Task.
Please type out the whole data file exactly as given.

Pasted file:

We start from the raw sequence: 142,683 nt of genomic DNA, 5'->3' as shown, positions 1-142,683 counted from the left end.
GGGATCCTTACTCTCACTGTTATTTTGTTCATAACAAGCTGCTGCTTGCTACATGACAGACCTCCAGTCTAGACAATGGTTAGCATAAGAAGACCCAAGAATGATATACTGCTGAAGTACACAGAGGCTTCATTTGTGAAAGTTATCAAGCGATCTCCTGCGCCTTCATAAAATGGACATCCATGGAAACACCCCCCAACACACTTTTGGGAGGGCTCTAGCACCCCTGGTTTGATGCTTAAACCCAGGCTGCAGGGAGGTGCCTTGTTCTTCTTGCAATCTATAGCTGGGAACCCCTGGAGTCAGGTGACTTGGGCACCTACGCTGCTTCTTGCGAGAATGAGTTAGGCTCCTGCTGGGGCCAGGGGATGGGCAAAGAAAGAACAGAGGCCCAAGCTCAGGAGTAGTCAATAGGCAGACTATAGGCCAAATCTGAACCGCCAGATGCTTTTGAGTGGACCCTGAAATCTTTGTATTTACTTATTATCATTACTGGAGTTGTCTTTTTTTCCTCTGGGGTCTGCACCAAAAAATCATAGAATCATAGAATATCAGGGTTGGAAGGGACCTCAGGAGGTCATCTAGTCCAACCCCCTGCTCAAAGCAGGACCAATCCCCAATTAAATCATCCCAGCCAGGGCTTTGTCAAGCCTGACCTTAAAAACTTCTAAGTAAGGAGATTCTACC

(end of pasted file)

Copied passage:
We start from the raw sequence: 142,683 nt of genomic DNA, 5'->3' as shown, positions 1-142,683 counted from the left end.
GGGATCCTTACTCTCACTGTTATTTTGTTCATAACAAGCTGCTGCTTGCTACATGACAGACCTCCAGTCTAGACAATGGTTAGCATAAGAAGACCCAAGAATGATATACTGCTGAAGTACACAGAGGCTTCATTTGTGAAAGTTATCAAGCGATCTCCTGCGCCTTCATAAAATGGACATCCATGGAAACACCCCCCAACACACTTTTGGGAGGGCTCTAGCACCCCTGGTTTGATGCTTAAACCCAGGCTGCAGGGAGGTGCCTTGTTCTTCTTGCAATCTATAGCTGGGAACCCCTGGAGTCAGGTGACTTGGGCACCTACGCTGCTTCTTGCGAGAATGAGTTAGGCTCCTGCTGGGGCCAGGGGATGGGCAAAGAAAGAACAGAGGCCCAAGCTCAGGAGTAGTCAATAGGCAGACTATAGGCCAAATCTGAACCGCCAGATGCTTTTGAGTGGACCCTGAAATCTTTGTATTTACTTATTATCATTACTGGAGTTGTCTTTTTTTCCTCTGGGGTCTGCACCAAAAAATCATAGAATCATAGAATATCAGGGTTGGAAGGGACCTCAGGAGGTCATCTAGTCCAACCCCCTGCTCAAAGCAGGACCAATCCCCAATTAAATCATCCCAGCCAGGGCTTTGTCAAGCCTGACCTTAAAAACTTCTAAGTAAGGAGATTCTACC